Soon, Norfolk will be home to a kind of restaurant rare in America — a casual and friendly lunch counter devoted to the West African flavors of Ghana.
At Yendidi restaurant in Norview Heights, Ghanaian-born chef Josephine Oteng-Appiah plans to serve the tomato-rich jollof rice stews, spiced beef and plantains, and vibrant grilled fish she grew up with — along with a whole new world of flavors she’s learned since moving to America.
The restaurant hopes to open June 15 for take-out and delivery.
“I have been cooking since I was 5 years old,” Oteng-Appiah said. “I learned how to cook from my mother and my grandmother. I learned in their kitchen.”
But though cooking was always central to her life, she hadn’t planned on becoming a chef. In Ghana, she studied biology, and came to Virginia to work in health care and study at EVMS.
But while she was still in school, she and her husband, Nassar Kwabena Seidu, started a fashion business on the side, Abena Aforo, devoted to vibrant African-influenced designs. By the time she graduated school, the side business was her main profession.
“The fashion took over,” Oteng-Appiah said. “The fashion was in demand: We also have a beauty salon.”
Abena is not just the name of the couple’s fashion business. It’s also the name by which Oteng-Appiah’s customers and friends best know her. In Ghana, a person can have many names, Oteng-Appiah said. Women who are born on a Tuesday are often called Abena — a child of the sea. Kwabena, also Tuesday-born, is the male equivalent.
As their fashion business took off, Oteng-Appiah said, customers kept wandering in and asking about the heavenly smells of the food she was eating there. Ghanaian cuisine is known for thyme and garlic and curry and nutmeg and bay leaf, not to mention a fragrant pea plant called prekese.
And when customers tried it, she said, they loved it.
“It became a big thing. I couldn’t keep up," Oteng-Appiah said. "So we decided to open a restaurant.”
At Yendidi — which means “let’s eat” in Ghana’s Akan language — Oteng-Appiah and her husband plan to serve several traditional Ghanaian and West African dishes, including rice-and-red bean waakye and cassava-plaintain fufu cooked into soup. She’ll also bring over Ghana’s love for spaghetti served with meat or seafood.
They hope to open their restaurant in the early weeks of June, with casual lunch takeout from 11 a.m. to 4 p.m. on weekdays, and an expanded menu on Saturday from 2 p.m. to 11 p..m.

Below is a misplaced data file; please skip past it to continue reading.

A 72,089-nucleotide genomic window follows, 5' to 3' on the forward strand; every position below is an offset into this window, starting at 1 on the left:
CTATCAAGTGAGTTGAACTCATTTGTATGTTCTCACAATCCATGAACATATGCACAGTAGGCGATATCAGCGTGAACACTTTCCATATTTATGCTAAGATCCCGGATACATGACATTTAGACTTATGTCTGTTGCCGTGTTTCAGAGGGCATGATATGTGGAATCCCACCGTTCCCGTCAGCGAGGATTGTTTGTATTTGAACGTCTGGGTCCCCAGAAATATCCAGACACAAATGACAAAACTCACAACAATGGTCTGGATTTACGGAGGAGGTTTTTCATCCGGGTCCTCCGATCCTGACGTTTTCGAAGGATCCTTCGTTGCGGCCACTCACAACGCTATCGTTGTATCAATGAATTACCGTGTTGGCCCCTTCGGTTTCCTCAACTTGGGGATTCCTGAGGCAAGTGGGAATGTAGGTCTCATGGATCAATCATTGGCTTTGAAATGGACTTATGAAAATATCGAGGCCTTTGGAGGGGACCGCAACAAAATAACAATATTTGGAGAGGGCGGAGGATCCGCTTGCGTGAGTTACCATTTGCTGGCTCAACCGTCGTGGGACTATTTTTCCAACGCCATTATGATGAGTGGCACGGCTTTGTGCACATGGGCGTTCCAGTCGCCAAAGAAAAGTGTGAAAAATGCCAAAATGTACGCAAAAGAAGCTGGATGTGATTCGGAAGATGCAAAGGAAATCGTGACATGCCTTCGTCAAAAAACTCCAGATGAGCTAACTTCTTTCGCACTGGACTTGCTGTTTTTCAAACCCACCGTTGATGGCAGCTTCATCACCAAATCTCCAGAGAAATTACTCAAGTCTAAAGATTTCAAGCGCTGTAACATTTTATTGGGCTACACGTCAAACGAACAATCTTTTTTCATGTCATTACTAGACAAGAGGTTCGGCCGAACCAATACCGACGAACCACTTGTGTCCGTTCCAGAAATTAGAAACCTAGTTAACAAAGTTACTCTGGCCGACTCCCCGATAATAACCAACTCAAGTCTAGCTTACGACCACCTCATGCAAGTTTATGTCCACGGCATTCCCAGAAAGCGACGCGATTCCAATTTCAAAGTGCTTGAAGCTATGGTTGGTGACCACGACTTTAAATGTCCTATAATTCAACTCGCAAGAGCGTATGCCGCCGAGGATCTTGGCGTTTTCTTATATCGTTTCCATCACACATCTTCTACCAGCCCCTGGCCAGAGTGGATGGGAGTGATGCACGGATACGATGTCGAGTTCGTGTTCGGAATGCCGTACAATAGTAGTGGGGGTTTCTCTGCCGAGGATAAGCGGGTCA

But Yendidi won’t just be a traditional West African restaurant, she said. It also be a ground for experimentation, with flavors and techniques Oteng-Appiah has picked up from the many people she’s met since arriving in Virginia eight years ago.
“When I came to America, I met Irish people, Mexicans … and in the homes I went to, I picked up the way to cook as well," Oteng-Appiah said. “It’s an infusion of the things I have learned upon my way, an infusion of the ways I learned how to cook other people’s food.”
At Yendidi, you can expect a Mexican-Ghanaian jollof rice burrito made with black beans. And as it turns out, the Irish and Ghanaians share a love of corned beef and cabbage. Ghana’s version, however, is quite a bit spicier: Yendidi’s has habanero pepper in it.
Many of the other flavors will also be familiar, because the cooking of West Africa has helped form the fundaments of both Southern and Caribbean cuisines, from stewed greens to meat pies.
“People ask questions,” she says. “Are these gonna be things I don’t know? I say, ‘They’re similar to things you eat here!'”
Oteng-Appiah is also taking some of the New World cooking traditions into account when making traditional Ghanaian dishes.
Ghana is home to one of the world’s great fried chicken traditions, distinguished by both its seasoning and Ghanaian chefs’ habit of steaming the chicken first over ginger and garlic for extra juiciness and flavor.
“I don’t dip it in too much flour,” Oteng-Appiah said of her breading. “I don’t like it when it’s too fried, it makes it dry. My chicken really is juicy.”
But Oteng-Appiah also borrowed a little trick from the buttermilk-loving South: She now steams her chicken with milk.
“I say it’s 90% Ghanaian, and 10% American South,” she said. “It’s a little twist.”